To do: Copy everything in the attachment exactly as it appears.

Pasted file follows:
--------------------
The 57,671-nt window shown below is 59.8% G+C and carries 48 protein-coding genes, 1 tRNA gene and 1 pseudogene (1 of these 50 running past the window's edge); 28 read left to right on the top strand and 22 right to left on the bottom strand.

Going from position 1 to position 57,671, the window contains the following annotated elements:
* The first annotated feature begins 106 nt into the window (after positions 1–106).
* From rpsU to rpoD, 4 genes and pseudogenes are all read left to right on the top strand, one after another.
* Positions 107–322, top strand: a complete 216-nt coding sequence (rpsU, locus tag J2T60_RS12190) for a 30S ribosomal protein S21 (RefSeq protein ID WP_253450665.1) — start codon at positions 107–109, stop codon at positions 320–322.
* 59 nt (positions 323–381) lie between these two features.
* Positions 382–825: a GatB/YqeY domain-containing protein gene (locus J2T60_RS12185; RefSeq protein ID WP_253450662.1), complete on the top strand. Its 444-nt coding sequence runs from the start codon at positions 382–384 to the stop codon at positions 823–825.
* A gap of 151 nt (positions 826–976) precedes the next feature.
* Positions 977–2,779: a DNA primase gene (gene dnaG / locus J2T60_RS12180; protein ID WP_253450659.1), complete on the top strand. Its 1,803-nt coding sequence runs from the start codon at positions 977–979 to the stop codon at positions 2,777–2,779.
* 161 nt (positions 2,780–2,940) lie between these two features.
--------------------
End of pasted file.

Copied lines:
The 57,671-nt window shown below is 59.8% G+C and carries 48 protein-coding genes, 1 tRNA gene and 1 pseudogene (1 of these 50 running past the window's edge); 28 read left to right on the top strand and 22 right to left on the bottom strand.

Going from position 1 to position 57,671, the window contains the following annotated elements:
* The first annotated feature begins 106 nt into the window (after positions 1–106).
* From rpsU to rpoD, 4 genes and pseudogenes are all read left to right on the top strand, one after another.
* Positions 107–322, top strand: a complete 216-nt coding sequence (rpsU, locus tag J2T60_RS12190) for a 30S ribosomal protein S21 (RefSeq protein ID WP_253450665.1) — start codon at positions 107–109, stop codon at positions 320–322.
* 59 nt (positions 323–381) lie between these two features.
* Positions 382–825: a GatB/YqeY domain-containing protein gene (locus J2T60_RS12185; RefSeq protein ID WP_253450662.1), complete on the top strand. Its 444-nt coding sequence runs from the start codon at positions 382–384 to the stop codon at positions 823–825.
* A gap of 151 nt (positions 826–976) precedes the next feature.
* Positions 977–2,779: a DNA primase gene (gene dnaG / locus J2T60_RS12180; protein ID WP_253450659.1), complete on the top strand. Its 1,803-nt coding sequence runs from the start codon at positions 977–979 to the stop codon at positions 2,777–2,779.
* 161 nt (positions 2,780–2,940) lie between these two features.